NOTE: Late Saturday (7/3/19), I learned that Sunday, August 4th , was National Sister Day. Who knew? Since I had already pre-posted  something for August 4th because I knew I would be away for the day, I called my kid sister Rosie to wish her Happy Sister Day. Then I realized that my review of Adriana and Mary Yolanda Trigiani’s book, COOKING WITH MY SISTERS, would be the best next thing to celebrating this day. So here is Part One:

 

I have been reading all of Adriana Trigiani’s wonderful novels for the last couple of months. (Best-selling author of 17 books.) I switched to non-fiction so I could read about her two grandmothers in her first non-fiction book: Don’t Sing at the Table. From this book, I realized that many of her stories are based on their lives in Italy and America. So it was only natural that I would want to read the cookbook.

 

Cooking With My Sisters by Adriana Trigiani and Mary Yolanda Trigiani is both a cookbook and a memoir. So much of the Trigiani family’s history takes place around the table or focuses on food. The two women have stories for almost every recipe or food event that the story becomes part of the recipe.

Additionally, because it is a memoir, there are many photos throughout the book of family members in different stages of their lives, And because it is also a cookbook, there are wonderful photos of several of the dishes that come from both grandmothers.
When Grandmom Viola Trigiani died, her recipes were found lodged behind the stove for safekeeping and only discovered when the stove needed to be replaced. However, Grandmom Lucia Bonicelli’s recipes were written on index cards and filed by her daughter Ida (Adriana and Mary’s mom), an organized librarian, so they were never hidden.

The recipes are well- organized, from pasta and the sauce to family dinners, then desserts, snacks and treats. It is definitely a complete Italian cookbook with the bonus of funny stories and family lore woven in before, after, and between the recipes, so you get the “full  flavor” of the the comings and goings in the family kitchen.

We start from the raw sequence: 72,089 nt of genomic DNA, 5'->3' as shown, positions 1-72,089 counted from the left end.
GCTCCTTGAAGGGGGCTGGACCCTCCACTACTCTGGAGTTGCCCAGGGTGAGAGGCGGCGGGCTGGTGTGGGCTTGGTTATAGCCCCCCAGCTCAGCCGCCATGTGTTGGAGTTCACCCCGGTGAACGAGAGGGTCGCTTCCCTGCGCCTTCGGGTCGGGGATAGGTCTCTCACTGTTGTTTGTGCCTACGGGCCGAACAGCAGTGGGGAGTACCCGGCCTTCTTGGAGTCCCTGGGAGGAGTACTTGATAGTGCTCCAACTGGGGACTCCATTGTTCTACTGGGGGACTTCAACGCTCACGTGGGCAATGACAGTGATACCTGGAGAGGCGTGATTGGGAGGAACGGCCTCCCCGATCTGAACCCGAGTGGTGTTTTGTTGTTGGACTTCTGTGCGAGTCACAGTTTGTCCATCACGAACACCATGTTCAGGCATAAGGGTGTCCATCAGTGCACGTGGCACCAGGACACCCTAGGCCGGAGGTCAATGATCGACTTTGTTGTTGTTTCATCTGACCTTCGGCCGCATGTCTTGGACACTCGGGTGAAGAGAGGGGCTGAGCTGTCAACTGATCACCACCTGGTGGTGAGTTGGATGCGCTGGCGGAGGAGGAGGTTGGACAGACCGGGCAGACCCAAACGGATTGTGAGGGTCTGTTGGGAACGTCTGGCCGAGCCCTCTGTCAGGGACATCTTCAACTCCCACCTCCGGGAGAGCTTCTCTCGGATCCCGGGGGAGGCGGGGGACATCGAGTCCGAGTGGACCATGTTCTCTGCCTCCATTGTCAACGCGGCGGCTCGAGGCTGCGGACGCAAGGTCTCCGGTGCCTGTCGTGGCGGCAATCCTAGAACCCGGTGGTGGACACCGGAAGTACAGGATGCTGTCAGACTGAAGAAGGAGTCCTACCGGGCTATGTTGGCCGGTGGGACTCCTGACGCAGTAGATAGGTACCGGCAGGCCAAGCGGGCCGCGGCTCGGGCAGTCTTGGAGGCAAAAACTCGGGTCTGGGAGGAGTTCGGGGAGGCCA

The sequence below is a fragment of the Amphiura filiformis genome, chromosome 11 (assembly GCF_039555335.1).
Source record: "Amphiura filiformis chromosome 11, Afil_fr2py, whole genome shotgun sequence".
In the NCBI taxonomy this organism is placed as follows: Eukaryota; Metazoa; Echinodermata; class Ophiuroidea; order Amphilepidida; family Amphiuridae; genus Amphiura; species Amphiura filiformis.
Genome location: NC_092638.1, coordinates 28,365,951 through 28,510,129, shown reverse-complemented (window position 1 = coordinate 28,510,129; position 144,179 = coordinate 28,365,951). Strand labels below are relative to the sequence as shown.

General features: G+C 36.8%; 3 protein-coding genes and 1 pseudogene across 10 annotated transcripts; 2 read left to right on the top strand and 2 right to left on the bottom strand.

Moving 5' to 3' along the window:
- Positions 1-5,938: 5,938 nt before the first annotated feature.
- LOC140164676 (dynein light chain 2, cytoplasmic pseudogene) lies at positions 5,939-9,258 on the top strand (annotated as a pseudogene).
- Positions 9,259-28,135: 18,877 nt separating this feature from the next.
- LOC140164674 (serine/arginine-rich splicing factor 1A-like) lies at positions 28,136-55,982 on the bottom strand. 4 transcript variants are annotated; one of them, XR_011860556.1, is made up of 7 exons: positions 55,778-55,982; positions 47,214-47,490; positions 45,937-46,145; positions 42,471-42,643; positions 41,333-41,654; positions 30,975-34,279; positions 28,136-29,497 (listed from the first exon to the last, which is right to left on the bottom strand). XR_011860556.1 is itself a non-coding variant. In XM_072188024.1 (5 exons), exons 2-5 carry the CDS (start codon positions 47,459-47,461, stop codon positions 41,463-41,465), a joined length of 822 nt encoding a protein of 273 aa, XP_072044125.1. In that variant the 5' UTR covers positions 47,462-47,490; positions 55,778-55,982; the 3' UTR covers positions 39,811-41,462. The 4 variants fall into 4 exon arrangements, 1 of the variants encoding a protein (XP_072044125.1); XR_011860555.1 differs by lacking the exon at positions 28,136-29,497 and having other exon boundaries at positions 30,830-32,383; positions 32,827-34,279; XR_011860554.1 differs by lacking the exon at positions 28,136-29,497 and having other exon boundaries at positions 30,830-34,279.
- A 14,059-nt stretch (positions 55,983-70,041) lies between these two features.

Perhaps the best way to sum up my love of this memoir/cookbook are quotes from the two authors at the end of the book.

From Afterword by Mary: …I like to think, though, that we find life’s fun in the same way families all over the place do: by spending time together ding something we love. In our case, the connecting happens around the kitchen table…..

From the Epilog by Adriana: We imagine if we can remember the ingredients gathered in our grandmothers’ gardens, carefully gleaned by them, observing them as they chose only the finest and freshest, instinctively measuring the components by sight, and finally cooked with largesse, we may bring back the best of what we came from, the nourishment that made us who we are.  We are all, in cooking and baking family recipes, trying to get back home, back to the kitchen, back to the warmth and belonging where we were fed good food and told stories that celebrated family history and lore.

There are many recipes made with meat that I won’t be trying, so I thought for I would pick a recipe that is a compromise: Pickled Eggs. I don’t eat a lot of eggs, but I do enjoy hard-boiled eggs and I always wondered how to make pickled eggs. Now I know! So here is the recipe, which in the book has an entire paragraph telling us that this recipe as part of the 50 ways to classify your snack. (More recipes in Part Two.)


This photo is from the book, and in the book, it is also  on an angle and “blurry.”

Pickled Eggs

(MAKES 1 DOZEN)

 

1 dozen hardboiled eggs

One 16-ounce can round beets with juice

White vinegar (amount depends on size of eggs and size of container)

1 tablespoon peppercorn

Place the eggs into a ½ to 1-gallon glass container. Add the beets with their juice. Completely fill the jar with vinegar. Sprinkle the peppercorns on the top. And seal.

Refrigerate at least 24 hours. The longer the eggs are allowed to cure, the darker the color will become and the stronger the beet flavoring will be in the eggs.

 

Cooking With My Sisters: One Hundred Years of Family Recipes, from Italy to Big Stone Gap (200 pages) is published by Harper Publishing, New York, etc. (Originally published by Random House in 2004. First Harper Paperback published in 2017.) ($19.99)

This price is well worth it, because it is a cookbook and a memoir with wonderful family photos and food photos. In a word, this book is DELICIOUS!